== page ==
Like the public insurance exchanges, the private insurance exchange from the AVMA Group Health & Life Insurance Trust got off to a slow start in October. By November, the exchange for AVMA members was selling health insurance in most of the states.
As of Nov. 4, the exchange had received about 2,000 calls, provided more than 1,000 quotes, submitted 334 applications, and issued 198 policies.
Dec. 15 is the deadline to apply for medical coverage to take effect Jan. 1, 2014.
“We have plans available, and we’ve got the customer service staff to support that,” said Libby Wallace, GHLIT chief executive officer. “So if people have questions, or they’re unsure about the benefit design, they can call, and we can help walk them through.”
The GHLIT exchange is at www.avmaghlitcare.org
, and the phone number is 877-473-6017. In addition, many GHLIT policyholders have been purchasing new health insurance through their agents.
The Trust will stop offering health insurance for 17,500 AVMA members and their dependents at year’s end, because it cannot find an underwriter. Underwriters are no longer willing to take on medical coverage for association plans because of the challenges of complying with provisions of the Patient Protection and Affordable
Among other provisions, the Affordable Care Act requires individuals to purchase health insurance starting in 2014 or pay a penalty. The enrollment period runs through March 31, 2014. Public and private insurance exchanges provide marketplaces for purchasing a plan.
As of Nov. 4, the GHLIT exchange was selling insurance via the website in 27 states and by phone in 42 states.
Wallace said insurance carriers had focused on providing plans for the public exchanges first, but more plans continue to become available on the GHLIT exchange. The Trust’s exchange targets all members of the AVMA and Student AVMA, not just GHLIT policyholders, and offers plans only from A-rated carriers.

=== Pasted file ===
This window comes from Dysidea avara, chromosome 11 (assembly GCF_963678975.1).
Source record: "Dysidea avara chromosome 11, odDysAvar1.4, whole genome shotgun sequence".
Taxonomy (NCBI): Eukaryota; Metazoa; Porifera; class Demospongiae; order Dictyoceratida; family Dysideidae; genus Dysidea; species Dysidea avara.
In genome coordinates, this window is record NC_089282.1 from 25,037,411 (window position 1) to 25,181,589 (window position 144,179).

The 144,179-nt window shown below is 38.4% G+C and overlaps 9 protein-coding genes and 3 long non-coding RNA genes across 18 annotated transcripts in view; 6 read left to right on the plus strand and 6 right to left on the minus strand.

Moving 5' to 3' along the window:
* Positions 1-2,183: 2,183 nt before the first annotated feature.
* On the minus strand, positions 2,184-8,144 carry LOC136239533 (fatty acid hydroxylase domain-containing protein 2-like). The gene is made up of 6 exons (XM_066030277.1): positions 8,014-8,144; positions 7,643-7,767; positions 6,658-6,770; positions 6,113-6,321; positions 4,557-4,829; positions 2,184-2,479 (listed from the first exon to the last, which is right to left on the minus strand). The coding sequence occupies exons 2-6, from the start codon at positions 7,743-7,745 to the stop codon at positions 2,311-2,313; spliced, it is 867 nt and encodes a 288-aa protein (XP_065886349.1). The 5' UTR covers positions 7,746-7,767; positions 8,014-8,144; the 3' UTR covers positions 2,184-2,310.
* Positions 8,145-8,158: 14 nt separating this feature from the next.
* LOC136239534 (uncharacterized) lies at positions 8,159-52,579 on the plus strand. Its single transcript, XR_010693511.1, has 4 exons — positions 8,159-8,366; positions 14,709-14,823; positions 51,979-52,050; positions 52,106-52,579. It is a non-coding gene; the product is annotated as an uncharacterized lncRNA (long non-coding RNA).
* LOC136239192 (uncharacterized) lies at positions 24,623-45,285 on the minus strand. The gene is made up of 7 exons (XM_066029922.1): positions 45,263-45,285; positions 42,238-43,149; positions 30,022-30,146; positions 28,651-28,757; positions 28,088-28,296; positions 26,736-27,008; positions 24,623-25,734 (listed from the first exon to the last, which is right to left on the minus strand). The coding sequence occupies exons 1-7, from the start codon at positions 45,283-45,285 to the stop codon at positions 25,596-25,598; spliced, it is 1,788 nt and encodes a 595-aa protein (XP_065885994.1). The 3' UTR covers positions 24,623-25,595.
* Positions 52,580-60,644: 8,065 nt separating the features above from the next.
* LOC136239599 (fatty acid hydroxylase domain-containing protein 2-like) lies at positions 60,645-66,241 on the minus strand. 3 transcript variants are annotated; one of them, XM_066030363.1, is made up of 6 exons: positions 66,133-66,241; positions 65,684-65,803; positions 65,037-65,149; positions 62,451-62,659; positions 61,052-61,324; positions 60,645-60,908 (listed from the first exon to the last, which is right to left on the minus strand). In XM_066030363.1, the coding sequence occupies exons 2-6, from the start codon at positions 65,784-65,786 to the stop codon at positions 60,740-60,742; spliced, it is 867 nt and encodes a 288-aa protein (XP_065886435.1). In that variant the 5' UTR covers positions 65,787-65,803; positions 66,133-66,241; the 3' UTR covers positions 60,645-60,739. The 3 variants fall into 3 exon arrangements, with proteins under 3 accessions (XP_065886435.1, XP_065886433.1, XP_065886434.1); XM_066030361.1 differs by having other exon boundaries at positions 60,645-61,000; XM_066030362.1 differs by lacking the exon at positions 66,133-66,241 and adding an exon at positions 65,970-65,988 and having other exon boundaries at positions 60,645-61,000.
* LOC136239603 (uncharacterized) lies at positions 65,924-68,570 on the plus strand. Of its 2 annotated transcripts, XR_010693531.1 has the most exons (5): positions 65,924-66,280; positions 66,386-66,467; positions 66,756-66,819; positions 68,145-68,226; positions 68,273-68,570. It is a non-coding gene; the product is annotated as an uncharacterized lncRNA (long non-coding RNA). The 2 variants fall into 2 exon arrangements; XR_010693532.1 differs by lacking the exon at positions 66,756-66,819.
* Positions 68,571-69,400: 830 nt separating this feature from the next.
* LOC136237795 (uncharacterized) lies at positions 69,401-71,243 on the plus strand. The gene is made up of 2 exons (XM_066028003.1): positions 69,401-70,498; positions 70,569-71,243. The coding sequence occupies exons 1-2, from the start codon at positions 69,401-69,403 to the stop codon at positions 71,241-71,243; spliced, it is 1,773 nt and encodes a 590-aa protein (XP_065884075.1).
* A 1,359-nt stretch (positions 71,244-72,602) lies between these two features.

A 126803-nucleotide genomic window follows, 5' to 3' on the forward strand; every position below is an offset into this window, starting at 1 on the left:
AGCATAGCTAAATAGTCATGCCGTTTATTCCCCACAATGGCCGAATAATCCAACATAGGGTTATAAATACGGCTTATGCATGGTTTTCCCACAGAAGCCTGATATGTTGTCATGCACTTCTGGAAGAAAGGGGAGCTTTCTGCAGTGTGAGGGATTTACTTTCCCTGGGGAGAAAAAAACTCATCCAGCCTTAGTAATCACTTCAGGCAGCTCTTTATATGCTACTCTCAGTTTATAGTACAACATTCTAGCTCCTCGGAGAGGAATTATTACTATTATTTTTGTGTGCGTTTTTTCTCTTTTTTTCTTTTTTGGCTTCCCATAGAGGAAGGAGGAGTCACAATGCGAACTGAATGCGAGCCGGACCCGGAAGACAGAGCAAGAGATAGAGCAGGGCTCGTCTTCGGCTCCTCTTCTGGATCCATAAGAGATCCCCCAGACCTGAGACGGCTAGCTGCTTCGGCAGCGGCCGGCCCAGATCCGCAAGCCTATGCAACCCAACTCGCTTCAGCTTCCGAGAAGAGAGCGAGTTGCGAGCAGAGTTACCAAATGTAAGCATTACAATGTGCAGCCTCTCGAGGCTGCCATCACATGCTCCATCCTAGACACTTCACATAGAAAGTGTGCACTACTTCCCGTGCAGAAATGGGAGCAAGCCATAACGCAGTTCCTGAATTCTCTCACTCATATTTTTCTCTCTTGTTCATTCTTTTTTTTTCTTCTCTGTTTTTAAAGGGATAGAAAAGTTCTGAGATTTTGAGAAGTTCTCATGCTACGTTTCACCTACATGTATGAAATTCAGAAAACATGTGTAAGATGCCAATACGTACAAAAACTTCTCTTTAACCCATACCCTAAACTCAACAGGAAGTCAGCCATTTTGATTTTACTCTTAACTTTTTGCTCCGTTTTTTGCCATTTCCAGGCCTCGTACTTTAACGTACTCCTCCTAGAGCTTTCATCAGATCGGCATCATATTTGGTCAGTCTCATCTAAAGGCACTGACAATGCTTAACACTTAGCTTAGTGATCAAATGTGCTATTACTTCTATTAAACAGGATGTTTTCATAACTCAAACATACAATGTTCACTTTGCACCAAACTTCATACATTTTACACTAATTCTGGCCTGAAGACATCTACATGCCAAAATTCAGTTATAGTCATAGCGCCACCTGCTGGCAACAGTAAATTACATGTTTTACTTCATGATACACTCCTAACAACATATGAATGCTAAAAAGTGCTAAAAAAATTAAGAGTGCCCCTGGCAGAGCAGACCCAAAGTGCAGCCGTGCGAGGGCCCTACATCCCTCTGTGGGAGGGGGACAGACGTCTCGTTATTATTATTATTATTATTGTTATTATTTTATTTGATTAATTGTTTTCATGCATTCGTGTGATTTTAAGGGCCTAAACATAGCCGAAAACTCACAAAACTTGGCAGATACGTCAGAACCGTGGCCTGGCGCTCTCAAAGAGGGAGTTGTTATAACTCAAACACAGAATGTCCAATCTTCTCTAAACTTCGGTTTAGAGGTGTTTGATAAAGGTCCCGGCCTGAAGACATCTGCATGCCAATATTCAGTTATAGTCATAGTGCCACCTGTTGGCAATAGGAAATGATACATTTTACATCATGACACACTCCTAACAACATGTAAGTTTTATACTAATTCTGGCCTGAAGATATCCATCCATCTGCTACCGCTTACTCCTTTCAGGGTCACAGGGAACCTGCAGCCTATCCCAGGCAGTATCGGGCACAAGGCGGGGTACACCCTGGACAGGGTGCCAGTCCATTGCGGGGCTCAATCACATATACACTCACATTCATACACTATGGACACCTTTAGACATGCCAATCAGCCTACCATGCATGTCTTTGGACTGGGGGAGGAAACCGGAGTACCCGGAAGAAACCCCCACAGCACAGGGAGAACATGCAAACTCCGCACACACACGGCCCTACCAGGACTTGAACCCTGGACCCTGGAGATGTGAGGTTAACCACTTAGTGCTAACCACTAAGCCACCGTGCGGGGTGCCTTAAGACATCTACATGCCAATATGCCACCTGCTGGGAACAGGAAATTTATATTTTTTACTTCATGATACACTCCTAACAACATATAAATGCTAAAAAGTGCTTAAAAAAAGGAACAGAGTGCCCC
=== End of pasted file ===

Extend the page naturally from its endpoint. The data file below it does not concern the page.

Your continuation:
The experience of GHLIT exchange users has covered a broad spectrum, Wallace said.
“There’s obviously frustration, and we understand that, from people that go to the exchange and can’t find plans in their zip code,” Wallace said Nov. 4. “Yet, we had one member call us last week and say it was a very easy process, and they were able to quickly get a new plan, and they’re ready to go.”
Wallace advised choosing a plan on the basis of individual needs rather than just the premium cost. Health insurance remains expensive, although it has become less expensive for some. Under the Affordable Care Act, insurers cannot charge higher premiums for pre-existing conditions. Insurers can charge more on the basis of age, smoking status, and geography.
The GHLIT exchange is a free service. Trustees tapped operating expenses to set it up and are paying for ongoing operation of the exchange with royalties on sales of medical insurance through the exchange plus interest on the cost-stabilization reserve.
Some GHLIT policyholders have asked whether the Trust will return money from the reserve to policyholders after discontinuing medical coverage. Wallace said the GHLIT does not believe it will have excess money in the medical reserve after paying out claims.
Wallace added that the GHLIT exchange offers not only a marketplace for health insurance but also a one-stop shopping experience for the insurance plans that the Trust continues to offer. These plans include life, dental, vision, hospital indemnity, disability, and professional overhead insurance.